Advertisement
Canadian Journal of Cardiology

Recent Temporal Changes in Atherosclerotic Cardiovascular Diseases in Ontario: Clinical and Health Systems Impact

Open AccessPublished:November 15, 2016DOI:https://doi.org/10.1016/j.cjca.2016.11.009

      Abstract

      Background

      It is unknown how the contemporary burden of atherosclerotic cardiovascular disease (ASCVD) compares with historical trends.

      Methods

      As part of the Cardiovascular Health in Ambulatory Care Research Team “big data” initiative, we used information from multiple population-based databases to study 20-year temporal trends in hospitalizations and deaths from ASCVD. We calculated hospitalization rates for 6 ASCVD events (acute myocardial infarction, unstable angina, stroke, transient ischemic attack, peripheral arterial disease, and congestive heart failure) and death rates resulting from ischemic heart disease, cerebrovascular disease and circulatory and noncirculatory causes in adults aged 20-105 years in Ontario, Canada from 1994-2014 (to 2012 for deaths).

      Results

      The overall age-standardized composite rate of hospitalization for the 6 conditions or circulatory deaths declined 49.2% in men (from 1533.4 per 100,000 in 1994 to 778.3 per 100,000 in 2012) and 49.9% in women (from 1191.2 per 100,000 in 1994 to 596.2 per 100,000 in 2012). The annual rates of decline were least evident among those aged 20-49 years for both sexes. The overall self-reported prevalence of Ontarians living with heart disease or stroke, or both, declined nonsignificantly (P for trend = 0.19), from 7.7% to 7.1% for men, and significantly (P for trend = 0.01), from 7.3% to 5.8% for women, from 2001-2012.

      Conclusions

      Striking declines in hospitalizations and deaths from ASCVD were observed in Ontario from 1994-2014. However, the limited progress observed in younger Canadians highlights the need for ongoing efforts aimed at preventing and treating ASCVDs and their associated risk factors.

      Résumé

      Introduction

      On ignore quel est le fardeau actuel de la maladie cardiovasculaire athérosclérotique (MCVAS) par rapport aux tendances historiques.

      Méthodes

      Dans le cadre de l’initiative « big data » de CANHEART (Cardiovascular Health in Ambulatory Care Research Team), nous avons fait appel aux données de diverses bases de données représentatives de populations afin d’établir la tendance au chapitre des hospitalisations et des décès associés à la MCVAS sur 20 ans. Nous avons calculé le taux d’hospitalisation pour six événements de la MCVAS (infarctus aigu du myocarde, angine instable, accident vasculaire cérébral (AVC), ischémie cérébrale transitoire, maladie artérielle périphérique et insuffisance cardiaque congestive) ainsi que le taux de mortalité associé à la cardiopathie ischémique, la maladie vasculaire cérébrale ainsi que les causes circulatoires et non circulatoires chez les adultes âgés entre 20 et 105 ans en Ontario, au Canada, entre 1994 et 2014 (2012 pour les décès).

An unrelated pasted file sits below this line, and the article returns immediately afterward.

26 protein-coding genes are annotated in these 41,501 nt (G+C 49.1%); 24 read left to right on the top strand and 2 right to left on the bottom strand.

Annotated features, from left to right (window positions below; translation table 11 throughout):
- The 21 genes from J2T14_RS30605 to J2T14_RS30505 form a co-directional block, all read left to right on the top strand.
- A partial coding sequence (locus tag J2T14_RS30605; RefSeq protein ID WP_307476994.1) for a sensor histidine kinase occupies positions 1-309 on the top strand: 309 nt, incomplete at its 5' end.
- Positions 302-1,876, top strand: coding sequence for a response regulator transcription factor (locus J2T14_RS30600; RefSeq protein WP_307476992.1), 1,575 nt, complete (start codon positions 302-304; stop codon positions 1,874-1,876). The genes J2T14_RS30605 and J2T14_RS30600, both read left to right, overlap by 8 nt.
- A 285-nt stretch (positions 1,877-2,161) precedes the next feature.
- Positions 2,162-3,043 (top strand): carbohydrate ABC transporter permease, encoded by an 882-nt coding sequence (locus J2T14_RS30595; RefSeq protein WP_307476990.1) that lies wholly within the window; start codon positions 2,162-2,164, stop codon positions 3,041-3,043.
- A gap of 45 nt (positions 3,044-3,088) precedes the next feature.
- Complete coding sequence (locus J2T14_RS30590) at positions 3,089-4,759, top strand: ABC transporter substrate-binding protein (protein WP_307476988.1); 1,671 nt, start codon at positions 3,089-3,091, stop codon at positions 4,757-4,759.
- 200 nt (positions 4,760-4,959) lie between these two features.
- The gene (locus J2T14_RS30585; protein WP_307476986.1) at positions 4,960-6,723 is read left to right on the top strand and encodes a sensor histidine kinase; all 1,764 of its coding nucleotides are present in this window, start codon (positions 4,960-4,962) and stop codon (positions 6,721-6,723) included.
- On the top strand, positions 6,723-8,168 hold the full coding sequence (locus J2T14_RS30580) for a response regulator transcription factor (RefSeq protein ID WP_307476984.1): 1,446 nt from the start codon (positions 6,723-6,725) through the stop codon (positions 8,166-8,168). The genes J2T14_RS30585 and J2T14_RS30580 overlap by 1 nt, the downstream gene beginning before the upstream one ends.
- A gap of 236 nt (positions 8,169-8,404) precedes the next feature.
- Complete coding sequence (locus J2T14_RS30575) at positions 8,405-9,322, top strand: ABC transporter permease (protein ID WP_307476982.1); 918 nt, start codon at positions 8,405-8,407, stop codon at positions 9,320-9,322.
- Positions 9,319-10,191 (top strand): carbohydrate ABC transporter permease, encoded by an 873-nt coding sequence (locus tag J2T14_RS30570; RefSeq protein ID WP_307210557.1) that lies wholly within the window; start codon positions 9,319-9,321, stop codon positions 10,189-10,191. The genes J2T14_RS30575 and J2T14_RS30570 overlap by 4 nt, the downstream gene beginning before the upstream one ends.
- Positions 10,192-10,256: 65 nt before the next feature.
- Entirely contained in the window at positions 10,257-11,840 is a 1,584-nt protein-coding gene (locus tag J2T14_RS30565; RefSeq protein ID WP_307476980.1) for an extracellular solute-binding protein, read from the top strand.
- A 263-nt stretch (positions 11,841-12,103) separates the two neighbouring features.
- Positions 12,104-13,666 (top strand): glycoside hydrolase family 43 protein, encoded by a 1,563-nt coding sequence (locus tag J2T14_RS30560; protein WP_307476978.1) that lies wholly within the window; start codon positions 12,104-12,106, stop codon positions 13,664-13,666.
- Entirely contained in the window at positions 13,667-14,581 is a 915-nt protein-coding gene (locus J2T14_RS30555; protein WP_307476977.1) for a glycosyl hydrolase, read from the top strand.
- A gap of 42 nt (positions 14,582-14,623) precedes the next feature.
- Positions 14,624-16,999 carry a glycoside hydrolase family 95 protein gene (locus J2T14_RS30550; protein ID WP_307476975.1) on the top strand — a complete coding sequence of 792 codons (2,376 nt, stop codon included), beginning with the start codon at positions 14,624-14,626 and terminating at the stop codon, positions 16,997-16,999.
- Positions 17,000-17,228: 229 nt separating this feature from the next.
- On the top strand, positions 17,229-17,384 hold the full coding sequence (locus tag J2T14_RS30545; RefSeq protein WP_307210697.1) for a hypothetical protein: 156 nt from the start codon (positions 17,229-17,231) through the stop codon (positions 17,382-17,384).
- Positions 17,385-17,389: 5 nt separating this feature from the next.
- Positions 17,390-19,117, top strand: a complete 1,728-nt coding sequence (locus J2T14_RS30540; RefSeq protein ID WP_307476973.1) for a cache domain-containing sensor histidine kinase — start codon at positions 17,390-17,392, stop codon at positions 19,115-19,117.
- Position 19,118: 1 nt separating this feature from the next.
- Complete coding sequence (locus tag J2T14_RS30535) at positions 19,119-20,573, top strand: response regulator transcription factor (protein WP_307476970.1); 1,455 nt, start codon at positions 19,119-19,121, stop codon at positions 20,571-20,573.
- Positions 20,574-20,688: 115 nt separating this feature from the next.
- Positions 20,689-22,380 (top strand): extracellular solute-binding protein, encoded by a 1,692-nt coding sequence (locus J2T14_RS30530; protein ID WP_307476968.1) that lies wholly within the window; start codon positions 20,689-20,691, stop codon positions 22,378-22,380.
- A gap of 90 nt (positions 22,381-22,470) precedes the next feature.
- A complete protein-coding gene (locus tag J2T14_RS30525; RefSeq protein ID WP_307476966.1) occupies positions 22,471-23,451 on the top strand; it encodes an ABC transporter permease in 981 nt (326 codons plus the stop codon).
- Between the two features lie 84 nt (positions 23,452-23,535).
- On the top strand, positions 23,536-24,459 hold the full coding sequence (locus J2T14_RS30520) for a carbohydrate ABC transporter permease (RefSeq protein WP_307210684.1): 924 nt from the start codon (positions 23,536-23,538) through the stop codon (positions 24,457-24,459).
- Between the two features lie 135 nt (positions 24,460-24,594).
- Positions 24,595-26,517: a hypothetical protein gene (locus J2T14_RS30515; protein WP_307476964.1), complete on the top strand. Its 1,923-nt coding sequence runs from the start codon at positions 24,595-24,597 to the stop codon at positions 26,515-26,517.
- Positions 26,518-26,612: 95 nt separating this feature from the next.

Résultats

      Le taux composite global normalisé en fonction de l’âge pour les six événements ou les décès de causes circulatoires a diminué de 49,2 % chez les hommes (de 1533,4 pour 100 000 personnes en 1994 à 778,3 pour 100 000 personnes en 2012) et de 49,9 % chez les femmes (de 1191,2 par 100 000 personnes en 1994 à 596,2 par 100 000 personnes en 2012). Le taux de diminution annuel de tels événements était cependant moins important pour la tranche des 20 à 49 ans des deux sexes. Entre 2001 et 2012, la prévalence globale auto rapportée des Ontariens disant vivre avec une maladie du coeur ou un AVC ou les deux a aussi diminué, mais pas de manière significative (p pour la tendance = 0,19), soit de 7,7 % à 7,1 % chez les hommes, tandis qu’elle a diminué de manière significative chez les femmes (p pour la tendance = 0,01), soit de 7,3 % à 5,8 %.

      Conclusions

      En Ontario, on a observé une diminution remarquable du taux d’hospitalisation et du taux de décès des suites de la MCVAS entre 1994 et 2014. Cependant, les progrès limités à ce chapitre relevés chez les Canadiens plus jeunes indiquent qu’il faut poursuivre les efforts visant à prévenir et à traiter la MCVAS et les facteurs de risque qui y sont associés.
      Atherosclerotic cardiovascular disease (ASCVD) is a leading cause of morbidity and mortality in Canada. Although a 30.0% decline in the age- and sex-standardized cardiovascular disease (CVD) mortality rate in Canada between 1994 and 2004 has been reported,
      • Tu J.V.
      • Nardi L.
      • Fang J.
      • Liu J.
      • Khalid L.
      • Johansen H.
      for the Canadian Cardiovascular Outcomes Research Team
      National trends in rates of death and hospital admissions related to acute myocardial infarction, heart failure and stroke, 1994-2004.
      recently observed increases in some cardiac risk factors, such as diabetes and obesity, have raised concerns that improvements in ASCVD incidence and mortality may be plateauing or even reversing.
      • Maclagan L.C.
      • Park J.
      • Sanmartin C.
      • et al.
      The CANHEART health index: a tool for monitoring the cardiovascular health of the Canadian population.
      • Lee D.S.
      • Chiu M.
      • Manuel D.G.
      • et al.
      for the Canadian Cardiovascular Outcomes Research Team
      Trends in risk factors for cardiovascular disease in Canada: temporal, socio-demographic and geographic factors.
      The potentially large economic and societal burden that ASCVD poses makes ascertaining and understanding temporal trends in hospitalization and death rates from ASCVD important for health system planners, policy makers, and clinicians to evaluate progress in combatting ASCVD and make decisions about allocation of limited health system resources.